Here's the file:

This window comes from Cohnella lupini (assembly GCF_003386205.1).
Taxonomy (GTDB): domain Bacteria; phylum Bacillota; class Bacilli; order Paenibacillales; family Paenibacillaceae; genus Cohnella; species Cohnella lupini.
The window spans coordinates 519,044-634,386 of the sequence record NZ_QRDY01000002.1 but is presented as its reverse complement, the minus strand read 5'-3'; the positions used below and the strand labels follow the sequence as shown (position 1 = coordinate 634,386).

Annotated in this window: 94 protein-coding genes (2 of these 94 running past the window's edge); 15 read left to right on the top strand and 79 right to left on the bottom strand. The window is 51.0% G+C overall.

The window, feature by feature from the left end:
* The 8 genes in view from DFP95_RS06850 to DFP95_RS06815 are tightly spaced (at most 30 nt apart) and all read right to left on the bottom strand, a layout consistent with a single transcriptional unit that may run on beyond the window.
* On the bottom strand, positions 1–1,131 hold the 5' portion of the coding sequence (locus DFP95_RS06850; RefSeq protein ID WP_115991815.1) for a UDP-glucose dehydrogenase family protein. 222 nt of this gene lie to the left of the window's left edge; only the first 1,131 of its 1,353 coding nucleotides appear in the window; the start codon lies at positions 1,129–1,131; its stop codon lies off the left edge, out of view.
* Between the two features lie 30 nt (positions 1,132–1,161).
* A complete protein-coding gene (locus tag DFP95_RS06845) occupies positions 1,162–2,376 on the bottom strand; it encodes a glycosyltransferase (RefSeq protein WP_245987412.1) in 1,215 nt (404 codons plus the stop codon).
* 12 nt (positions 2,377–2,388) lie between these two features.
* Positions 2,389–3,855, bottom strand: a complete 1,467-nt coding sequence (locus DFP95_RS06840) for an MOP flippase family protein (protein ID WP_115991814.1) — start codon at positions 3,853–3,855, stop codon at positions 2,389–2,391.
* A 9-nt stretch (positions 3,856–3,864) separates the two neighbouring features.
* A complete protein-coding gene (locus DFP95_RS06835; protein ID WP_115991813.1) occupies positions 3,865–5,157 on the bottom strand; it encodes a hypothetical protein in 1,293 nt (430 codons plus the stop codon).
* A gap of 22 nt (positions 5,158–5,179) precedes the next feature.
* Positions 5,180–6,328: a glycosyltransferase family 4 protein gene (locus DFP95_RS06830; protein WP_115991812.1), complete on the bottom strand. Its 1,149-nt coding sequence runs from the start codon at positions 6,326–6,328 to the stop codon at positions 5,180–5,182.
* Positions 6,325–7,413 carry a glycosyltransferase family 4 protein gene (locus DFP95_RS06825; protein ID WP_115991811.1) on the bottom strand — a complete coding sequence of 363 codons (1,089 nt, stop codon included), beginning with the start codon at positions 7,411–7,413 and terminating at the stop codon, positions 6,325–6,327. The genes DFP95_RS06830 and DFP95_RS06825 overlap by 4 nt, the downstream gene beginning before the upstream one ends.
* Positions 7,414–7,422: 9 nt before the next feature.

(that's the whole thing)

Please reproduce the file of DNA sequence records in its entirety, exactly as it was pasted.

This window comes from Cohnella lupini (assembly GCF_003386205.1).
Taxonomy (GTDB): domain Bacteria; phylum Bacillota; class Bacilli; order Paenibacillales; family Paenibacillaceae; genus Cohnella; species Cohnella lupini.
The window spans coordinates 519,044-634,386 of the sequence record NZ_QRDY01000002.1 but is presented as its reverse complement, the minus strand read 5'-3'; the positions used below and the strand labels follow the sequence as shown (position 1 = coordinate 634,386).

Annotated in this window: 94 protein-coding genes (2 of these 94 running past the window's edge); 15 read left to right on the top strand and 79 right to left on the bottom strand. The window is 51.0% G+C overall.

The window, feature by feature from the left end:
* The 8 genes in view from DFP95_RS06850 to DFP95_RS06815 are tightly spaced (at most 30 nt apart) and all read right to left on the bottom strand, a layout consistent with a single transcriptional unit that may run on beyond the window.
* On the bottom strand, positions 1–1,131 hold the 5' portion of the coding sequence (locus DFP95_RS06850; RefSeq protein ID WP_115991815.1) for a UDP-glucose dehydrogenase family protein. 222 nt of this gene lie to the left of the window's left edge; only the first 1,131 of its 1,353 coding nucleotides appear in the window; the start codon lies at positions 1,129–1,131; its stop codon lies off the left edge, out of view.
* Between the two features lie 30 nt (positions 1,132–1,161).
* A complete protein-coding gene (locus tag DFP95_RS06845) occupies positions 1,162–2,376 on the bottom strand; it encodes a glycosyltransferase (RefSeq protein WP_245987412.1) in 1,215 nt (404 codons plus the stop codon).
* 12 nt (positions 2,377–2,388) lie between these two features.
* Positions 2,389–3,855, bottom strand: a complete 1,467-nt coding sequence (locus DFP95_RS06840) for an MOP flippase family protein (protein ID WP_115991814.1) — start codon at positions 3,853–3,855, stop codon at positions 2,389–2,391.
* A 9-nt stretch (positions 3,856–3,864) separates the two neighbouring features.
* A complete protein-coding gene (locus DFP95_RS06835; protein ID WP_115991813.1) occupies positions 3,865–5,157 on the bottom strand; it encodes a hypothetical protein in 1,293 nt (430 codons plus the stop codon).
* A gap of 22 nt (positions 5,158–5,179) precedes the next feature.
* Positions 5,180–6,328: a glycosyltransferase family 4 protein gene (locus DFP95_RS06830; protein WP_115991812.1), complete on the bottom strand. Its 1,149-nt coding sequence runs from the start codon at positions 6,326–6,328 to the stop codon at positions 5,180–5,182.
* Positions 6,325–7,413 carry a glycosyltransferase family 4 protein gene (locus DFP95_RS06825; protein ID WP_115991811.1) on the bottom strand — a complete coding sequence of 363 codons (1,089 nt, stop codon included), beginning with the start codon at positions 7,411–7,413 and terminating at the stop codon, positions 6,325–6,327. The genes DFP95_RS06830 and DFP95_RS06825 overlap by 4 nt, the downstream gene beginning before the upstream one ends.
* Positions 7,414–7,422: 9 nt before the next feature.